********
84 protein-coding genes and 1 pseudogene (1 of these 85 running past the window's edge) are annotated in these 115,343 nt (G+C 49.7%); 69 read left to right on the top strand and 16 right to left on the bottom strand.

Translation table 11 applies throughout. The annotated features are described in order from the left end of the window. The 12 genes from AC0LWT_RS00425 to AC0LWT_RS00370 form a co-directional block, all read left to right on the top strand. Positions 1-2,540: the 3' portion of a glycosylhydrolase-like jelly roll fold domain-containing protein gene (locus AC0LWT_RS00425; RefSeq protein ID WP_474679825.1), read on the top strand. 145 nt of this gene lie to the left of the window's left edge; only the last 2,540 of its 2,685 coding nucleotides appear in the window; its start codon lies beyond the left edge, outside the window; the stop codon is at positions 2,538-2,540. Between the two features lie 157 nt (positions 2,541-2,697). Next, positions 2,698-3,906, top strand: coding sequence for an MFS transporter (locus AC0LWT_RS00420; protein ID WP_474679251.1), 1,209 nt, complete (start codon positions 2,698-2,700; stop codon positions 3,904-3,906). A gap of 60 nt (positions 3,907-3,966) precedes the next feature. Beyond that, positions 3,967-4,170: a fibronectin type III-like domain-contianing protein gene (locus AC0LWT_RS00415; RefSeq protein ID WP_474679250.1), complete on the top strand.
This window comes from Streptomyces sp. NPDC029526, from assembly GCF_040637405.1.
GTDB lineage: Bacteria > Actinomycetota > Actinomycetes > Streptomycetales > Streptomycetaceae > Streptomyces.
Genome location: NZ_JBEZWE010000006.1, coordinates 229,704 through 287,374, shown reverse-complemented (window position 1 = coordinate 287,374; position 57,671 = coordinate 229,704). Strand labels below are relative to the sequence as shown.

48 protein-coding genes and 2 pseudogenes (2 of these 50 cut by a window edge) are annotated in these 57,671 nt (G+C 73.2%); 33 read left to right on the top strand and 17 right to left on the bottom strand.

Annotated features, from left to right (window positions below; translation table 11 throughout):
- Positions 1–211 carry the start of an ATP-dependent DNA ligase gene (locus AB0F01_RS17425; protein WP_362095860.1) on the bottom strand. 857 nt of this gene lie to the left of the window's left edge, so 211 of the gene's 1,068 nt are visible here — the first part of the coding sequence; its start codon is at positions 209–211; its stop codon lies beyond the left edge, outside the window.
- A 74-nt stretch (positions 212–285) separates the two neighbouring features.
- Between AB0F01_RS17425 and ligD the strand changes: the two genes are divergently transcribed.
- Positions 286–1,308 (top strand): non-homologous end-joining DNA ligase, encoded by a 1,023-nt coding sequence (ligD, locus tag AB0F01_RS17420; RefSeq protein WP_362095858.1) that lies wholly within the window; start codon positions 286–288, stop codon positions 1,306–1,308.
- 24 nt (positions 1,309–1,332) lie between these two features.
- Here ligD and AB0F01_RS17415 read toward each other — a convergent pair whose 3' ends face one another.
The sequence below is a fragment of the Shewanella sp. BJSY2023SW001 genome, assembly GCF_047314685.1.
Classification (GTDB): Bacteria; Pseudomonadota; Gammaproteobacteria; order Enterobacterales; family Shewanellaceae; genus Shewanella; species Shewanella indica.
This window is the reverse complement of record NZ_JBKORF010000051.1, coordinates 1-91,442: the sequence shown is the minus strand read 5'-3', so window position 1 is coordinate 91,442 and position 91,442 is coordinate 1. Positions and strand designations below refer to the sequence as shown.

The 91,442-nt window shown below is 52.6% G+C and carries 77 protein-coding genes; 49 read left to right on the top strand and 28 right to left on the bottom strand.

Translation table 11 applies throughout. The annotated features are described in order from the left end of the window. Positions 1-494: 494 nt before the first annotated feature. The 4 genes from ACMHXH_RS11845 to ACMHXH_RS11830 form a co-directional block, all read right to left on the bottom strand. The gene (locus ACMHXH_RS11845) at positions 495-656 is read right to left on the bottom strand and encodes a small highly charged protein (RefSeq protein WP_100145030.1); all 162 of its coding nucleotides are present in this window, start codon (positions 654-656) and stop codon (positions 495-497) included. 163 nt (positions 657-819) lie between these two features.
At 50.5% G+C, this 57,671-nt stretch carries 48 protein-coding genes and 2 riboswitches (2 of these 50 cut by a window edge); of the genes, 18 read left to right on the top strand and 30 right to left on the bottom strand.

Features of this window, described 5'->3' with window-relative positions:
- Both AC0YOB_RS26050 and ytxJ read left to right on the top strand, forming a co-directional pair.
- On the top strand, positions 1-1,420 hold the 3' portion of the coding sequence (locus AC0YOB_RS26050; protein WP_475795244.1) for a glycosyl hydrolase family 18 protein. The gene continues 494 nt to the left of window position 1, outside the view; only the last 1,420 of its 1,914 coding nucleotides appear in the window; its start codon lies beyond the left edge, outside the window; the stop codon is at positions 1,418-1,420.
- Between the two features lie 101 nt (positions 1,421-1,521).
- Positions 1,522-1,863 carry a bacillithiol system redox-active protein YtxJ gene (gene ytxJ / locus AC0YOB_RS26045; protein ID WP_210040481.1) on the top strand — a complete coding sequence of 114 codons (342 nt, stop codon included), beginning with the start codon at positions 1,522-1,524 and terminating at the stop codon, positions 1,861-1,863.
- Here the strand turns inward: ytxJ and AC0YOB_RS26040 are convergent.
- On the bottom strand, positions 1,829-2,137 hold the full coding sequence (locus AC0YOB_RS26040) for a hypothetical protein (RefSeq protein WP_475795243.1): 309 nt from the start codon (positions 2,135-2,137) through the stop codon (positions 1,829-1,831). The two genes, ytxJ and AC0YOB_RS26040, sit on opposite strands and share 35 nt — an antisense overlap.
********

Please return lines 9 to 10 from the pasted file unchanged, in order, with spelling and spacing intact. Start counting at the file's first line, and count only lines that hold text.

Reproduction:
- A 74-nt stretch (positions 212–285) separates the two neighbouring features.
- Between AB0F01_RS17425 and ligD the strand changes: the two genes are divergently transcribed.